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An Introduction to Benford's Law by Arno Berger and Theodore P. Hill Princeton University Press 2015 ISBN: 978-0-691-16306-2 | |

Reviewed by: James Meiss Department of Applied Mathematics University of Colorado at Boulder |

Benford's law corresponds to a probability distribution that decreases logarithmically with leading digit $d$, specifically ${\rm prob}(d) = \log(1+1/d)$ for $d = 1,2,\ldots, 9$ (for numbers in base-10, $\log$ is the base-10 logarithm). Thus in a table of numbers with the Benford distribution, about 30.1% will have the leading digit $1$ while only 17.6% will have leading digit $2$. In 1938, Benford [1] observed this law in data obtained from fields as diverse as the specific heats of chemical compounds, numbers appearing on the first page of newspapers, and baseball statistics. Some sequences also follow this distribution; for example, 30 of the first 100 numbers in the Fibonacci sequence, $1,1,2,3,5,8,13, \ldots$, begin with the digit $1$, while 18 begin with the digit $2$. For the first 1000 numbers of the Fibonacci sequence, 301 begin with the digit $1$ and 177 begin with the digit $2$. However, not all mathematical sequences have a Benford distribution: the prime numbers do not.

More precisely a real-valued random variable is Benford if its “significands” have a logarithmic probability distribution. In base-10, the significand $t = S(x)$ of $x$ is the unique $t \in [1,10)$ such that $|x| = 10^k t$ for some $k \in \mathbb{Z}$. For example, if $x = -0.00137$, then $t = S(x) = 1.37$ with $k = -3$. Note that $S(10^n x) = S(x)$ for any integer $n$. The cumulative Benford distribution is $$ {\rm Prob}(S(x) < t) = \log(t) . $$

The book “An Introduction to Benford's Law” by Berger and Hill, is a delightful introduction to this area and also a careful exposition of the underlying mathematics. Its introductory chapter discusses the history---as is often the case, the eponym is not always the discoverer---and presents some of the empirical evidence for this logarithmic distribution of significant digits, and some of the contradictions inherent in some applications. The second chapter sets out some of the mathematical tools, especially a particular $\sigma$-algebra, the significand algebra, that is scale invariant, which is used to make probabilistic sense of the law. The third chapter formalizes the statement of the Benford property. The focus of most of the book is on sequences that may or many not have the Benford property, and later chapters give a number of examples and theorems are given. For example it is shown that sequences that with exponential asymptotics, $x_n \sim \gamma^n$ are Benford whenever $\log(\gamma)$ is irrational. This is the reason that the Fibonnaci sequence is Benford, since for this case $\gamma$ is the golden mean.

Why am I reviewing this for the dynamical systems magazine? The question “Do dynamical systems follow Benford's law?” was raised in [2], and positive examples were given in [3], leading to a sequence of papers by Berger, that are explained and extended in the book under review. For example, if $f: \mathbb{R} \to \mathbb{R}$ is a one-dimensional map with a stable fixed point $x^*$, then the sequence of deviations $f^t(x)-x^*$ is base-10 Benford whenever the multiplier $\mu = f'(x^*)$ has an irrational base-10 logarithm.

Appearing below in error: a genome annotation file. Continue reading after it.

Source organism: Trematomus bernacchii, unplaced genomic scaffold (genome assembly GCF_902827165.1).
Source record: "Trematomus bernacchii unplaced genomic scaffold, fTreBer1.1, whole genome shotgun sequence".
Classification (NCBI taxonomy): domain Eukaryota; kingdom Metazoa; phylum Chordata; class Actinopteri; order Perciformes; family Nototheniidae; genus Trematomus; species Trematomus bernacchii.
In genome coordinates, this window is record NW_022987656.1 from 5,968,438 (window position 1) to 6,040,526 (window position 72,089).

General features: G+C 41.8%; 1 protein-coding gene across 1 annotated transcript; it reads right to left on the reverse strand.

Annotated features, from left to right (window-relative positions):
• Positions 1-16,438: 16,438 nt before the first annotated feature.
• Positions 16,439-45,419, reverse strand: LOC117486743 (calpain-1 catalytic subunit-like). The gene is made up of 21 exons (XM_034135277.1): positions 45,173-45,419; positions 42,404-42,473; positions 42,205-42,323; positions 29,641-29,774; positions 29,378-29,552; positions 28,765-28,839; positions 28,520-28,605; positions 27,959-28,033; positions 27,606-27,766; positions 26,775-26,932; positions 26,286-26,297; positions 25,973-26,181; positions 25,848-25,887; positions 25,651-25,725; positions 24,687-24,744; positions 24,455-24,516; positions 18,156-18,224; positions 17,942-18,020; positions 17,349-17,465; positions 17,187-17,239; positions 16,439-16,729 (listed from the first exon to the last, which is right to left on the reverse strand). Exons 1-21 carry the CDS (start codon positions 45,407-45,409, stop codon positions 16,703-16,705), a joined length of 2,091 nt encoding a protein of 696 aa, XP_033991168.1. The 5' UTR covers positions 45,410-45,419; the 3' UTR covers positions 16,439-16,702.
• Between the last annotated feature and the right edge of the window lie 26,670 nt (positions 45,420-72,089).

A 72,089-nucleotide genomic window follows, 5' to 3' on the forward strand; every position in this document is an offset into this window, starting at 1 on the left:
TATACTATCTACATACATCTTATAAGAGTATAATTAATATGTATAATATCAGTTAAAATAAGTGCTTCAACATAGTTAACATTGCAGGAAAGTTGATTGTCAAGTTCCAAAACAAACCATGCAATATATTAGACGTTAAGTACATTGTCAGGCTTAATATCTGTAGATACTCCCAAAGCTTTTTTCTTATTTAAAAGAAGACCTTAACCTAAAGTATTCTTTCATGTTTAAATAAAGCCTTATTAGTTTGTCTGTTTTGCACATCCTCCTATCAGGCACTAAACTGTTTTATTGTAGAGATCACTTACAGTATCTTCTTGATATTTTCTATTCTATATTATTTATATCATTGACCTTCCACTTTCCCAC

The Benford property appears to be less common in chaotic dynamics. For example there is a zero-measure set of orbits of the tent map with slope 2, $f(x) = 1-|2x-1|$, that have the Benford property. Indeed, almost all bounded orbits, in the sense of Lebesgue measure, have uniform measure in $[0,1]$, and are not Benford. However, there is a dense set of initial points with the Benford property. For example orbits that spend increasing amounts of time near the fixed point $0$ do have the Benford property, since $\log(f'(0)) = \log 2$ is irrational. Such orbits can be constructed using the conjugacy of the dynamics to symbolic dynamics with the partition $L = [0,\frac12]$ and $R = (\frac12,1]$. One class of appropriate initial conditions have symbol sequences that interleave an arbitrary sequence $s_t \in \{L,R\}$, with increasingly long strings of $L$'s, e.g., $\{R\,L\,R\,LL\,R\,LLL\,R\,LLLL\ldots\}$. The implication is that an uncountable, dense set of initial conditions have orbits with a Benford distribution. A similar symbolic argument gives the same result for the logistic map $f(x) = 4x(1-x)$.

Later chapters of the book consider multidimensional linear maps, Markov chains, and random processes. The book ends with a short discussion of some of the many applications of Benford's law. We close with a quote from this chapter:

From natural science to medicine, from social science to economics, from computer science to theology, Benford's law, even in its most basic form, provides a simple analytical tool that invites anyone with numerical tables to look for this easily recognizable pattern in their own data.

- F. Benford (1938). “The Law of Anomalous Numbers.” Proceedings of the American Philosophical Society 78(4): 551-572.
- C.R. Tolle, J.L. Budzien, and R.A. LaViolette (2000). “Do Dynamical Systems follow Benford's Law?” Chaos 10(2):331-336.
- M.A. Snyder, J.H. Curry, and A.M. Dougherty (2001). “Stochastic Aspects of One-Dimensional Discrete Dynamical Systems: Benford's Law.” Phys. Rev. E 64:026222.

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